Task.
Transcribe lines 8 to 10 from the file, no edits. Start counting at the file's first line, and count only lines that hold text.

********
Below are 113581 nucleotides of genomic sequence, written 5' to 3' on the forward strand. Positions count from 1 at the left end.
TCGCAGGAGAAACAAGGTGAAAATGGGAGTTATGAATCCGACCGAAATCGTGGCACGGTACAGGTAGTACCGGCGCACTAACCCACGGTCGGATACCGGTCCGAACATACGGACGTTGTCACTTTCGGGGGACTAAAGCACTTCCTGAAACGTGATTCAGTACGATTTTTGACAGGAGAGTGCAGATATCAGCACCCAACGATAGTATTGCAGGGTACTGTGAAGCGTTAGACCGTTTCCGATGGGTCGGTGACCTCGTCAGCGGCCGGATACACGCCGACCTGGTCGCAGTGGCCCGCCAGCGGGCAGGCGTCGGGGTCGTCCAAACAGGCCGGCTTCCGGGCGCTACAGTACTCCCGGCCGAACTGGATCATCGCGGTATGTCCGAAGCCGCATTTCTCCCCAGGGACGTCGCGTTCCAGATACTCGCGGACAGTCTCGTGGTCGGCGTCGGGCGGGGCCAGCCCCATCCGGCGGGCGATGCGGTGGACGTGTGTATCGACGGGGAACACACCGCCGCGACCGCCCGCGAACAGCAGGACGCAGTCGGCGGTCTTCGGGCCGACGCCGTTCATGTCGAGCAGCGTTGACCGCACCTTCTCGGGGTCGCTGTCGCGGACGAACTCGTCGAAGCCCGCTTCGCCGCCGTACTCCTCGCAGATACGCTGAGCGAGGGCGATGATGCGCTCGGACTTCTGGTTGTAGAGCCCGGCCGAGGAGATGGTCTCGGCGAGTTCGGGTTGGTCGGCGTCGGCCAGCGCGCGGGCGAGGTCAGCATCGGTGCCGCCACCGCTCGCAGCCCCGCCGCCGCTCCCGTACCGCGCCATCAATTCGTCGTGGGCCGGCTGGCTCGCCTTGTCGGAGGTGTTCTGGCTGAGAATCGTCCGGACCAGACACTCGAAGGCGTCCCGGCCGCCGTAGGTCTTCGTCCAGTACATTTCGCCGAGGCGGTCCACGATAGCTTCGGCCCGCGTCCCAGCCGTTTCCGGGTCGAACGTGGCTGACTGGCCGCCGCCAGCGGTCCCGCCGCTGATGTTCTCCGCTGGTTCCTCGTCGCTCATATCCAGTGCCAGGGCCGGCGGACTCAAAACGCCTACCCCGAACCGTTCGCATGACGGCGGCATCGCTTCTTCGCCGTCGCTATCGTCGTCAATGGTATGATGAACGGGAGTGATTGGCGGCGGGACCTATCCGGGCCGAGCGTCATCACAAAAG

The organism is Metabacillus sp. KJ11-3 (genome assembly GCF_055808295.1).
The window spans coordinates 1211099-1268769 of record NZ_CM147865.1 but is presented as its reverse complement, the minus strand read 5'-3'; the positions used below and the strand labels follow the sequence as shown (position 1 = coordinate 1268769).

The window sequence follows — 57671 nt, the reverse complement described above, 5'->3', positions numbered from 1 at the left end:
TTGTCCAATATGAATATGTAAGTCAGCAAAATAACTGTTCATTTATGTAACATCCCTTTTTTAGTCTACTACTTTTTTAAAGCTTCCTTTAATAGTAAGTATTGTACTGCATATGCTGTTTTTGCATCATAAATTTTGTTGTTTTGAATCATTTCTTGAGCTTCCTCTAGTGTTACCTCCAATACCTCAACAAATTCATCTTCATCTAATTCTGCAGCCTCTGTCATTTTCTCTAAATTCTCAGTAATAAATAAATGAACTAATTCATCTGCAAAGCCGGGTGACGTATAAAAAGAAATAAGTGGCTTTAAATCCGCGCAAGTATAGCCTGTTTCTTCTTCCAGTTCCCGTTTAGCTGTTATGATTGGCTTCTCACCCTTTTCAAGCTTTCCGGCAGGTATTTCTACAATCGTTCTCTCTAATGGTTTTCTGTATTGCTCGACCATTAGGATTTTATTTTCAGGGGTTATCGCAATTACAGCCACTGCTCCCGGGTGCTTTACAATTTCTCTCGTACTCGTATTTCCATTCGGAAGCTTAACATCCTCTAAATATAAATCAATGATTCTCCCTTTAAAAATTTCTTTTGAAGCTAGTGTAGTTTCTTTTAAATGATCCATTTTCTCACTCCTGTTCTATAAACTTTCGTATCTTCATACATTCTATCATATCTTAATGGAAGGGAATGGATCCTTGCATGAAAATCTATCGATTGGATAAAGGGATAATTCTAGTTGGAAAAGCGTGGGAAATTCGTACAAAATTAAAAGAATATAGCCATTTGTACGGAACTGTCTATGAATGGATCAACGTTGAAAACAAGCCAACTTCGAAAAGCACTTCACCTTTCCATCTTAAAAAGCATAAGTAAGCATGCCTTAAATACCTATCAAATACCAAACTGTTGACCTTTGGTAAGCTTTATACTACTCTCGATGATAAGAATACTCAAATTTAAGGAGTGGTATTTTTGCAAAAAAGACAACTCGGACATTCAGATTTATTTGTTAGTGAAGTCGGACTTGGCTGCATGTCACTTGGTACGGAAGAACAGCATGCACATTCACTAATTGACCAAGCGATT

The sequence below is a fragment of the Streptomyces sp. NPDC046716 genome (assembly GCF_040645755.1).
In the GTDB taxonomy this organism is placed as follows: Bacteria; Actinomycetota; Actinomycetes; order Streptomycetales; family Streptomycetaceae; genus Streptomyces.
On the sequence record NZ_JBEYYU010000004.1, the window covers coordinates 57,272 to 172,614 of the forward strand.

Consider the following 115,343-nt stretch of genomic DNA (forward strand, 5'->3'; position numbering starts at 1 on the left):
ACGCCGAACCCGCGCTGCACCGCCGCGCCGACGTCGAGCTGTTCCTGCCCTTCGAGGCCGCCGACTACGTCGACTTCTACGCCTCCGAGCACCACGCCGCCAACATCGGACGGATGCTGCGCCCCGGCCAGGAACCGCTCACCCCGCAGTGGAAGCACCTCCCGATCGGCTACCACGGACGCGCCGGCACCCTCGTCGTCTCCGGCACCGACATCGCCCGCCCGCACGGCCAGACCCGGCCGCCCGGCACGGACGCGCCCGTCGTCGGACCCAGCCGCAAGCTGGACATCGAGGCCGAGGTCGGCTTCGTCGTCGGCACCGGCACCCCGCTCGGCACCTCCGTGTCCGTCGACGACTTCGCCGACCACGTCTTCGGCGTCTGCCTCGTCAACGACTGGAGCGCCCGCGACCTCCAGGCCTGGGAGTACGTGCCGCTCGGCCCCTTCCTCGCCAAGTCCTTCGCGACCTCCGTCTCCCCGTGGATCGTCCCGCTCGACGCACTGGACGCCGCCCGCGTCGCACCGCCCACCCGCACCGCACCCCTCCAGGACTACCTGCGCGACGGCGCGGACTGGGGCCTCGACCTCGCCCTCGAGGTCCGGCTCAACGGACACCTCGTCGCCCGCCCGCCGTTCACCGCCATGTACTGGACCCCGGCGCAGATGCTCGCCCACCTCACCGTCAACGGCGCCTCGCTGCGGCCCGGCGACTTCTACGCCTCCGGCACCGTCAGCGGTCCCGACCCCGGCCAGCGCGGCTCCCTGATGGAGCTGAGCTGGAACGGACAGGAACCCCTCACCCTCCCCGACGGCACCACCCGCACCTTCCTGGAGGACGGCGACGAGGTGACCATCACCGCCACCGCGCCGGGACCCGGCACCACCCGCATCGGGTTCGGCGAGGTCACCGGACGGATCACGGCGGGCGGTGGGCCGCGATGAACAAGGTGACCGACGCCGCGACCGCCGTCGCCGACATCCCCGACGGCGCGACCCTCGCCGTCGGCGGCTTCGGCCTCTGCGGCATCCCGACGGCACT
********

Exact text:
In the GTDB taxonomy this organism is placed as follows: Bacteria; Actinomycetota; Actinomycetes; order Streptomycetales; family Streptomycetaceae; genus Streptomyces.
On the sequence record NZ_JBEYYU010000004.1, the window covers coordinates 57,272 to 172,614 of the forward strand.

Consider the following 115,343-nt stretch of genomic DNA (forward strand, 5'->3'; position numbering starts at 1 on the left):